Lecture No. : Ozone Hole
The color statements (except for Links) indicate quiz questions.
Please click on the world Links on the top of the screen (in Content 
Modules) for more information. Ozone hole online textbook:
1. Definition of ozone hole
 A dramatic spring time (September-October) reduction in the total
 Column ozone over the Antarctica.
2. The ozone hole extended to 45 oS.
3. The ozone hole (reduction in ozone) occurred most significantly in 
the lower stratosphere (10-20 km).
 Elevation of stratosphere: 10-50 km (6-30 miles).
4. The drop of ozone began in late August or early September as 
sunlight returned to the polar region in the South Hemisphere, 
following the end of polar night:
 Average drop of 1% per day in mid-September and bloomed over the 
Next 20 to 30 days, until the ozone content of the hole had 
dropped by about 40%.
5. The ozone holes in the other areas
 (1) Arosa, Switzerland
 Since the 1920's an average ozone loss of 3%, mostly in the 
 Past ten years.
 (2) Spitzbergen, Norway (700 miles from the North Pole)
 A. The average ozone loss has been 1.5% a year recently.
 B. This location fits the models of CFC-caused loss of ozone.
6. causes of ozone hole
 (1) CFC (Chlorofluorocarbons) theory
 A. Chemicals (CFCs-11 and 12) used as spray-can propellants,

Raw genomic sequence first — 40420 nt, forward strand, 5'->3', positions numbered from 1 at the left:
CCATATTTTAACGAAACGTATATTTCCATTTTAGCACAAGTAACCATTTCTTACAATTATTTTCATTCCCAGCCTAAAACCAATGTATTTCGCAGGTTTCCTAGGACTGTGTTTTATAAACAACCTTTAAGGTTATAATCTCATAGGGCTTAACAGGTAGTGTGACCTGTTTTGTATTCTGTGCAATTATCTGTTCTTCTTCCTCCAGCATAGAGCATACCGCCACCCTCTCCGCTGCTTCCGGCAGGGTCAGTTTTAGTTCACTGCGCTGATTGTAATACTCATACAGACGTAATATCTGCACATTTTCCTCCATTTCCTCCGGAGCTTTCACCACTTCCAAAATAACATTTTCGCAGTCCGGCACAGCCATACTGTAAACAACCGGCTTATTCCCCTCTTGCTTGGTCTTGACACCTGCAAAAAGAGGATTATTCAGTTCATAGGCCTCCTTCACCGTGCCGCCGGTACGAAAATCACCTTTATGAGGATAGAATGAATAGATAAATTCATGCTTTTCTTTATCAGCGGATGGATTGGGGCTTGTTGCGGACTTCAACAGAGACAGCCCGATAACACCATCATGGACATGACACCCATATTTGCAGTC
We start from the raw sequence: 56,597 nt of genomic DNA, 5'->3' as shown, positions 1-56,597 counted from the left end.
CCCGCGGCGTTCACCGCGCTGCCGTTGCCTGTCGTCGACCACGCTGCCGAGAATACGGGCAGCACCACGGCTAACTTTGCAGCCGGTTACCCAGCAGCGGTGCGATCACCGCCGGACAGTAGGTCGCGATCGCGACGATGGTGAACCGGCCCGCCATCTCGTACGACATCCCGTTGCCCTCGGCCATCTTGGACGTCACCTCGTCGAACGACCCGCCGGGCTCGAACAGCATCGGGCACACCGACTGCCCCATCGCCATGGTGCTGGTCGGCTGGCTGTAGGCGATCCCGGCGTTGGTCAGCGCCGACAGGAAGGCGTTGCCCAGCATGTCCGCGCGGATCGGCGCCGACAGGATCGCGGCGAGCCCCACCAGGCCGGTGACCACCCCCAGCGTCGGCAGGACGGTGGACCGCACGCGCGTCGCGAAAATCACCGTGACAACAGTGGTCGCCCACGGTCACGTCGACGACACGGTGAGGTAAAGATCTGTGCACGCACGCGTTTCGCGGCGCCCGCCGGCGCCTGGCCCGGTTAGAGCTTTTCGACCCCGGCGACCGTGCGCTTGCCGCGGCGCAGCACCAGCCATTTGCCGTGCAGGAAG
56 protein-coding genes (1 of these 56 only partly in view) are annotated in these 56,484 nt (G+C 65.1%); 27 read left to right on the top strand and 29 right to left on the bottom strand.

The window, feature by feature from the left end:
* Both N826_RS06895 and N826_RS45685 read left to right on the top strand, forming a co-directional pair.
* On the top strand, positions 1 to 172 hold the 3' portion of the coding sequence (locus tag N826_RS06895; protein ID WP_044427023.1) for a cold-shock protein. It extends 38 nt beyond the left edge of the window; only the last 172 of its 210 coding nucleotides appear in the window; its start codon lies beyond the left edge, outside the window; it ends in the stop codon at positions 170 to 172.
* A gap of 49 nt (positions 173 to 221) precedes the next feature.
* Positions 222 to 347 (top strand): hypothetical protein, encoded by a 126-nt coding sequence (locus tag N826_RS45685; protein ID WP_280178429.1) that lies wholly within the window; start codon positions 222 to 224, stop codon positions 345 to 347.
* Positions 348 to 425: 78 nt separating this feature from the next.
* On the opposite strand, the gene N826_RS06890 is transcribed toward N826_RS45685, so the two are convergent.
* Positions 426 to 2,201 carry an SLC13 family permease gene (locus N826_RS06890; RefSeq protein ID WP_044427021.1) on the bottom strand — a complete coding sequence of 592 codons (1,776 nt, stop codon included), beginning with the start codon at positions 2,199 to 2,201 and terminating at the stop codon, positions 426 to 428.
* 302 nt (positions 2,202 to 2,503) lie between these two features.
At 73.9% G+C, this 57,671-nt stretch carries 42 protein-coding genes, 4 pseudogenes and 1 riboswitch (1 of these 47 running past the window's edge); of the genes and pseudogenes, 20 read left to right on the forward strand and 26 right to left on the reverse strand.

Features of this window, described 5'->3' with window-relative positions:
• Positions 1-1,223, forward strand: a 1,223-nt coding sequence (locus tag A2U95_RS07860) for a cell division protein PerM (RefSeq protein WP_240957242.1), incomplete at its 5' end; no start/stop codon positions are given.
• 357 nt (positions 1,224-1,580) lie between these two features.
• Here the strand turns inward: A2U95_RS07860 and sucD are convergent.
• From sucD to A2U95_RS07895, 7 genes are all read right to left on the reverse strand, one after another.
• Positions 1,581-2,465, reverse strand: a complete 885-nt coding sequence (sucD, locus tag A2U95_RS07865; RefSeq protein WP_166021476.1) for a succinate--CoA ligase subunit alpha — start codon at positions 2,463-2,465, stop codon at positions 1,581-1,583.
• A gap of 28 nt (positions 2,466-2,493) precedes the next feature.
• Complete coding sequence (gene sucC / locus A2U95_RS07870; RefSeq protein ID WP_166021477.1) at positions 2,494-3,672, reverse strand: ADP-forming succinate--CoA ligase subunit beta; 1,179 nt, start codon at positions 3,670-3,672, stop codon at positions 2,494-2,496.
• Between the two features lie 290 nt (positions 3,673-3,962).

refrigerants, and industrial solvents.
 B. Free chlorine and bromine atoms from CFCs and halons
  catalytically destroy ozone.
 (2) weather
 A. A prevalence of polar stratospheric clouds(PSCs)that can 
 participate in the heterogeneous processes chemically. 
Heterogeneous means that the reaction does not occur only 
in the gas phase but instead requires a condensed phase 
(liquid or cloud)in order to proceed.
 B. dynamic effect
  vertical motion carrying tropospheric air with low ozone 
 into the stratosphere.
 C. An isolated antarctic air mass (cold and stable) prevents
  horizontal mixing between the polar and low latitude air.
 (3) climate
 A. Greenhouse effect
  (A) A tropospheric greenhouse warming would be 
 Accompanied by a stratospheric cooling, therefore, 
 increasing polar stratospheric clouds (PSCs).
  (B) PSCs are formed only under very low temperatures 
 and are an important media in reactions that cause 
 ozone depletion.
 B. release of methane from warming wetlands (boreal bogs)
  (A) breakdown of methane in the stratosphere increases 
 watervapor levels which through the PSC route deplete 
  (B) scavenging of methane by hydroxyl (OH-): reductions 
 Of OH- increase stratospheric ozone.
 (4) solar activities
 A. Periodic increases in solar and cosmic-ray activities may
  give rise to a greater quantity of nitrous oxide (N2O),
  through the ionization of atmospheric gases, that
  catalytically destroy ozone.
 B. 22-years solar activity cycle
  Ozone may vary by 12%.
 C. Elimination of solar activity theory
  Recently measurement at McMurdo station in 1986 indicated
  that the level of nitrous oxide in the ozone hole is very
7. Ozone has dropped since 1978 with a high rate since 1982.
8. Total ozone measurements